A new technique for reducing the exhaust noise of jet engines for supersonic aircraft is being developed by a team at the University of California, Irvine (UCI), led by the concept's inventor, Professor Dimitri Papamoschou.

Work on the noise-suppression concept, known as the Mach Wave Eliminator, is being supported by NASA, and has attracted interest from Boeing, General Electric and McDonnell Douglas. So-called Mach waves are shock waves formed by turbulent eddies in the exhaust of engines such as those under study for the next-generation High-Speed Civil Transport (HSCT). The high-energy eddies create a ballistic effect, akin to that of gaseous bullets, which generate much of the engine noise.

Papamoschou's technique involves eliminating the wave by slowing the eddies to subsonic speeds. Two main methods are under test, involving adjustment of the "co-flow" around the core of the engine. "It is really akin to the fan stream in a turbofan engine. By selecting, or changing, the properties of the fan stream we can eliminate the Mach waves," he says.

"It is a trade-off between the speed and heat of the stream," he explains. One technique involves heating up the co-flow, either by injecting core air or by combustion in the co-flow stream itself. The other is to increase the pressure ratio of the fan, thereby increasing co-flow velocity. In either case the moving air molecules in the co-flow mix more readily with the core flow of the exhaust, , reducing shear stress between the two flows and reducing violent eddy interaction and velocities.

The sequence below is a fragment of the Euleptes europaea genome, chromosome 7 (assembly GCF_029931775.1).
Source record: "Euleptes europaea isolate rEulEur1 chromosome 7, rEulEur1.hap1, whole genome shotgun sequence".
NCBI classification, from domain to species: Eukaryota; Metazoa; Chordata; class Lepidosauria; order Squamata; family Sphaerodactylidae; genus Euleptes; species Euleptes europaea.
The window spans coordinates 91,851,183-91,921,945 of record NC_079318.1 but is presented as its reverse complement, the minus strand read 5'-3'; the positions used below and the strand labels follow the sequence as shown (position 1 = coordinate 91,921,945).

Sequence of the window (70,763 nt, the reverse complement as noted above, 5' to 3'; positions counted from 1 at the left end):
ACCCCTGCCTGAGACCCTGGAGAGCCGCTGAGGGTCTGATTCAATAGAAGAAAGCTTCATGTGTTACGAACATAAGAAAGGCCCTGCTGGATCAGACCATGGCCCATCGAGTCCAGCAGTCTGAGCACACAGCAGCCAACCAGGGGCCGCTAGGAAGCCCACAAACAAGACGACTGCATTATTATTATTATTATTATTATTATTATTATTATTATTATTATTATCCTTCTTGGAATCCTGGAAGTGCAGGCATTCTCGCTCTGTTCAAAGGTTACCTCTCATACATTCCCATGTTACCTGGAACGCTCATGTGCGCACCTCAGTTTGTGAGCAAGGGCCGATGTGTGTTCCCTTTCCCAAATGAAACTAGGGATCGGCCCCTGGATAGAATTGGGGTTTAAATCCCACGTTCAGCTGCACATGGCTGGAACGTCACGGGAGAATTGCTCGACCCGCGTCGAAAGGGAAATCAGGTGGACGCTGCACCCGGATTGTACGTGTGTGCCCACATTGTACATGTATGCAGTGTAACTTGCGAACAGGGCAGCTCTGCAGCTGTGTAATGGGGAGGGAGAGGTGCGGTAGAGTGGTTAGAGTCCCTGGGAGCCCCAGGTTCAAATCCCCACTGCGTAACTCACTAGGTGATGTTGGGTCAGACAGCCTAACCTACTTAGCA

Preliminary results from tests on a 1/100th-scale model jet in a UCI laboratory have yielded up to 10dB noise reductions, using both techniques. "To really prove the concept, we have to move to NASA or an industrial partner and do larger-scale tests," says Papamoschou. Changes to proposed HSCT engines already in early development would be relatively modest, although an increase in pressure ratio might entail a two-stage fan.

The team stresses that the system would only be required for take-off, and would weigh far less than the large ejector/mixer designs planned as the best means of achieving Stage 3 compliance.

The penalty for fuel or hot-core air injection is expected to result in a 0.5% increase in fuel consumption averaged over the entire flight. Other possibilities include use of the system in only the lower hemisphere of the engine exhaust, or a combination of the Mach Wave Eliminator and a smaller ejector.


Source: Flight International